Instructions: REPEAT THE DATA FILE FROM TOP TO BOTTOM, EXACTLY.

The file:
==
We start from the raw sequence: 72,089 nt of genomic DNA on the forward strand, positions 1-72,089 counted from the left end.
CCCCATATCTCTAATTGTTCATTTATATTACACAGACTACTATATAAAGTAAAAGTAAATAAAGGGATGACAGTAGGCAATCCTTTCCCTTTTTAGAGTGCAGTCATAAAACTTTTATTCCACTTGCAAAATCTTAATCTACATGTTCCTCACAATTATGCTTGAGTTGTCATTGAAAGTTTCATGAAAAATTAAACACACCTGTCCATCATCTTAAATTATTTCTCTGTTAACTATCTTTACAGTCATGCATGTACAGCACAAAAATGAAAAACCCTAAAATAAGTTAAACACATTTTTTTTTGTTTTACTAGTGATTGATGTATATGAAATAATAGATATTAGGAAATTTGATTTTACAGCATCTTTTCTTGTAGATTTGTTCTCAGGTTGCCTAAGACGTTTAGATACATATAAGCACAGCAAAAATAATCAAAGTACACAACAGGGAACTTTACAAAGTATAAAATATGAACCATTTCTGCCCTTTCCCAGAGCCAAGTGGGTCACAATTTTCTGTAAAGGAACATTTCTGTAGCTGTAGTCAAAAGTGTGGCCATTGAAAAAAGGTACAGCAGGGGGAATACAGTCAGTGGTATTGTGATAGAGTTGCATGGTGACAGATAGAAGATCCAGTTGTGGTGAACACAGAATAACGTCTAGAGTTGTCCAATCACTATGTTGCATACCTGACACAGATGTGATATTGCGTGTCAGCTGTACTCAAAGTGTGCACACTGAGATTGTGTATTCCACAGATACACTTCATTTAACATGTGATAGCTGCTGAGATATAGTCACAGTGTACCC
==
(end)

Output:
We start from the raw sequence: 72,089 nt of genomic DNA on the forward strand, positions 1-72,089 counted from the left end.
CCCCATATCTCTAATTGTTCATTTATATTACACAGACTACTATATAAAGTAAAAGTAAATAAAGGGATGACAGTAGGCAATCCTTTCCCTTTTTAGAGTGCAGTCATAAAACTTTTATTCCACTTGCAAAATCTTAATCTACATGTTCCTCACAATTATGCTTGAGTTGTCATTGAAAGTTTCATGAAAAATTAAACACACCTGTCCATCATCTTAAATTATTTCTCTGTTAACTATCTTTACAGTCATGCATGTACAGCACAAAAATGAAAAACCCTAAAATAAGTTAAACACATTTTTTTTTGTTTTACTAGTGATTGATGTATATGAAATAATAGATATTAGGAAATTTGATTTTACAGCATCTTTTCTTGTAGATTTGTTCTCAGGTTGCCTAAGACGTTTAGATACATATAAGCACAGCAAAAATAATCAAAGTACACAACAGGGAACTTTACAAAGTATAAAATATGAACCATTTCTGCCCTTTCCCAGAGCCAAGTGGGTCACAATTTTCTGTAAAGGAACATTTCTGTAGCTGTAGTCAAAAGTGTGGCCATTGAAAAAAGGTACAGCAGGGGGAATACAGTCAGTGGTATTGTGATAGAGTTGCATGGTGACAGATAGAAGATCCAGTTGTGGTGAACACAGAATAACGTCTAGAGTTGTCCAATCACTATGTTGCATACCTGACACAGATGTGATATTGCGTGTCAGCTGTACTCAAAGTGTGCACACTGAGATTGTGTATTCCACAGATACACTTCATTTAACATGTGATAGCTGCTGAGATATAGTCACAGTGTACCC